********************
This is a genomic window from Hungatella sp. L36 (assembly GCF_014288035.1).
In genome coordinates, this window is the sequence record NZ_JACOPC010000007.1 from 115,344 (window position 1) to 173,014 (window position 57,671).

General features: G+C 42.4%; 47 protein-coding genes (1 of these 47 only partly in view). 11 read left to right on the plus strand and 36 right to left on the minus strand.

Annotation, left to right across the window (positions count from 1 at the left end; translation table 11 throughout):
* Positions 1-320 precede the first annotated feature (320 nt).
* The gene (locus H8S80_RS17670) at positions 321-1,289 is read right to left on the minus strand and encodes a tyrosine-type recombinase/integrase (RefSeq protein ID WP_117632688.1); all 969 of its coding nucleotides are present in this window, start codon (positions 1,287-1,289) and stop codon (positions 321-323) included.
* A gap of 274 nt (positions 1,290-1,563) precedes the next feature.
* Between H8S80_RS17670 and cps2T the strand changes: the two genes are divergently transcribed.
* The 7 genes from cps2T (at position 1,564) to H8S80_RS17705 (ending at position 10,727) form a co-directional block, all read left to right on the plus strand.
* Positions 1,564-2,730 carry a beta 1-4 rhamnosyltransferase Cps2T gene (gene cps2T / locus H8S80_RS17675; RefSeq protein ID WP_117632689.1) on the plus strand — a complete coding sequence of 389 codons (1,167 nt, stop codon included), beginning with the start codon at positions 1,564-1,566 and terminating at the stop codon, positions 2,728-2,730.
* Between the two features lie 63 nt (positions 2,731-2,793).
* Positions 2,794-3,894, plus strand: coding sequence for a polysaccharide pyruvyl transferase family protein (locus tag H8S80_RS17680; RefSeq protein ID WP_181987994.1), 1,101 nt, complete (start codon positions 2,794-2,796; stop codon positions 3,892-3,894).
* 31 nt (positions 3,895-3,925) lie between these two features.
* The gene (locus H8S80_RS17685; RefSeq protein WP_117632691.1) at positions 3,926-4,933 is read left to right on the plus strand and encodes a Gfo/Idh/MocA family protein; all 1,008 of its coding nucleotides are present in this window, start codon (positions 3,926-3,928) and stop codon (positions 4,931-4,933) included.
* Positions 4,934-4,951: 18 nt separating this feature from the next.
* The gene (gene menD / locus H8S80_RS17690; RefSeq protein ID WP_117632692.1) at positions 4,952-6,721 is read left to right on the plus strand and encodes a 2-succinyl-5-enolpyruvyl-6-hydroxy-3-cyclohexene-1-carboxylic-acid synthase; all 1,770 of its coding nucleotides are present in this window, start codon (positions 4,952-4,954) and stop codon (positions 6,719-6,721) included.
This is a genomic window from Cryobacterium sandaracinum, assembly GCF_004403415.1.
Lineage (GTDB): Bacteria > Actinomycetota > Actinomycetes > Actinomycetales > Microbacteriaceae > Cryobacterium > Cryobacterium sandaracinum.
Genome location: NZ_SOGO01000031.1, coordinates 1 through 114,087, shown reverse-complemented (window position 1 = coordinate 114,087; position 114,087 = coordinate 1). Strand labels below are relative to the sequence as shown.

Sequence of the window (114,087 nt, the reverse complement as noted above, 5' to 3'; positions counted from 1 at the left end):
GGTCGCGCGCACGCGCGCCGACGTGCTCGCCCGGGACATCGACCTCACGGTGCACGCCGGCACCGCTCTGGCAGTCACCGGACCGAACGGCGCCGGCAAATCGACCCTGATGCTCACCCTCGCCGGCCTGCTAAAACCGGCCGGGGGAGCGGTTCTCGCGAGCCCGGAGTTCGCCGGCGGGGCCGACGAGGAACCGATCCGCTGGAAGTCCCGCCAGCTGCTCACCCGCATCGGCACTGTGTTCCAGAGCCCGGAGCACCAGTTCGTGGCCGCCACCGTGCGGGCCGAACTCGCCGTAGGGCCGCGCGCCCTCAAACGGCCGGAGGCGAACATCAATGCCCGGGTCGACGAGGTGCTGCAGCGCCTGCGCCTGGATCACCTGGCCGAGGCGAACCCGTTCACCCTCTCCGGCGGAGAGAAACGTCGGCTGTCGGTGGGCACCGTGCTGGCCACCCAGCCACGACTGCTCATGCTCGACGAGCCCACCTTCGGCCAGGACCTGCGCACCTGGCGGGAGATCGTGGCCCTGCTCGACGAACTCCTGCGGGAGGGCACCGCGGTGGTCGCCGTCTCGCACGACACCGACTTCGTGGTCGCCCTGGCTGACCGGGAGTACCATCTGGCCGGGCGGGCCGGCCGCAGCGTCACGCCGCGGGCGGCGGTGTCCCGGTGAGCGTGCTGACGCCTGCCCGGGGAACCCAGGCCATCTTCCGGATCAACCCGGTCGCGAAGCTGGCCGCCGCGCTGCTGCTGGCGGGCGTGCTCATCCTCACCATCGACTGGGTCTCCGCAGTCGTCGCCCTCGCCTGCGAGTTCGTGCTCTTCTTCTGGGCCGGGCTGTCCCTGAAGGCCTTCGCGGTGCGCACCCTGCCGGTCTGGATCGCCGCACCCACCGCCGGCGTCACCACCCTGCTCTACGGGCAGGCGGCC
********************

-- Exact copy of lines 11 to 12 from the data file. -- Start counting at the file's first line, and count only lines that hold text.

* Between the two features lie 63 nt (positions 2,731-2,793).
* Positions 2,794-3,894, plus strand: coding sequence for a polysaccharide pyruvyl transferase family protein (locus tag H8S80_RS17680; RefSeq protein ID WP_181987994.1), 1,101 nt, complete (start codon positions 2,794-2,796; stop codon positions 3,892-3,894).